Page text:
There is one thing I wish to speak about here politically. “What do you think about the government of the United States,” so the people say. “What are your opinions?” I will tell you what I think about the Constitution. I have just the same opinion of it that Joseph Smith had, and he said it was given by inspiration of God. The men did not know this who wrote it; the men did not know it who adopted it; nevertheless it is true. There is an embodiment of principles contained therein that are calculated to bless and benefit mankind. “What do you think about the government of the United States as a government? I think it is a good deal ahead of most governments, but I think the administrators are apostatizing very fast from the principles that the fathers of this nation instituted.” It has become quite a question now-a-days, whether men can be preserved in their rights or not, whether men can worship God according to the dictates of their conscience or not, or whether we are living in a land of freedom or not. What is the matter? Why, they are like the religionist. How is it with them? They profess to believe in the Bible. They do believe it shut, but when you open it they deny it. The people of this nation profess to believe in the Constitution. They do until it comes to be applied to the people and then they do not. That is perhaps too broad a saying; but I will say there are many who feel like this—not all by a long way. There are thousands and tens of thousands who are imbued with the same principles as were the framers of the Constitution and who desire to see human freedom perpetuated. The principles of freedom and the love of human liberty have not quite died out of the hearts of all men in these United States. There is a respectable balance in favor of liberty and freedom and equal rights. . . . We would say to men who profess so much loyalty and patriotism to the government, be true to your institutions, be true to the Constitution of the United States, as we say to all our people to be true to the same. We expect the Latter-day Saints to be so, and to be subject to law, to avoid lawlessness of every kind and the interference with men’s rights in any shape.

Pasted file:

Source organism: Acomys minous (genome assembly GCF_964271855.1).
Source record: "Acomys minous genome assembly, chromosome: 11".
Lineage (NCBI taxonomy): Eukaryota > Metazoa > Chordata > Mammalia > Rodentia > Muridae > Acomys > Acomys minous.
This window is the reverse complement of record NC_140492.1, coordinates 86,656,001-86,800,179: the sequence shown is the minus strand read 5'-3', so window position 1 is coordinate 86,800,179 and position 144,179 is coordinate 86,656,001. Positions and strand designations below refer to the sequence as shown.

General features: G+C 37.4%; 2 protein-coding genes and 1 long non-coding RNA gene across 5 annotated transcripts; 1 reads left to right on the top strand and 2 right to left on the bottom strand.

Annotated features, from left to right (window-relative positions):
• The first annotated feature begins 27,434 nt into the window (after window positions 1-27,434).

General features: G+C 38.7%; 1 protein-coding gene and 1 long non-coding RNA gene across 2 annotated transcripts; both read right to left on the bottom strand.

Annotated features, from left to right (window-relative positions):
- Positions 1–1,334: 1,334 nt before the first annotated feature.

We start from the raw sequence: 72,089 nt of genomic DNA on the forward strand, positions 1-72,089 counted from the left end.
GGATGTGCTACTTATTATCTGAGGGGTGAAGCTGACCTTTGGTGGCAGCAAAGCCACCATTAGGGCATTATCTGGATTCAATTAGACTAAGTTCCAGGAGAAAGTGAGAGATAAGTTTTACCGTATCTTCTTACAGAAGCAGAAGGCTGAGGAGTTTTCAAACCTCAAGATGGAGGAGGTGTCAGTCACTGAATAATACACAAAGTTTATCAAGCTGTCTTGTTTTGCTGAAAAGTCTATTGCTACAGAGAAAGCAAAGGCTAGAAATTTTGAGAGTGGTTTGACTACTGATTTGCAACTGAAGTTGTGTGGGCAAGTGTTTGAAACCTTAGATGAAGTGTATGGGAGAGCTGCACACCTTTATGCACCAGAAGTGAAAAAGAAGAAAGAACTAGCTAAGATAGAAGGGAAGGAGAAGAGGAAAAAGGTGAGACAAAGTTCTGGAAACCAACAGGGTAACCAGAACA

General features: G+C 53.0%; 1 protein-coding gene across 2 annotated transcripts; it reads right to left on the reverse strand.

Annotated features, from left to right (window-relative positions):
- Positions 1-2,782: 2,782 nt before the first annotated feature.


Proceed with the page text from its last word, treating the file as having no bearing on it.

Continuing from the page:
( Source: Journal of Discourses 22:295-96 )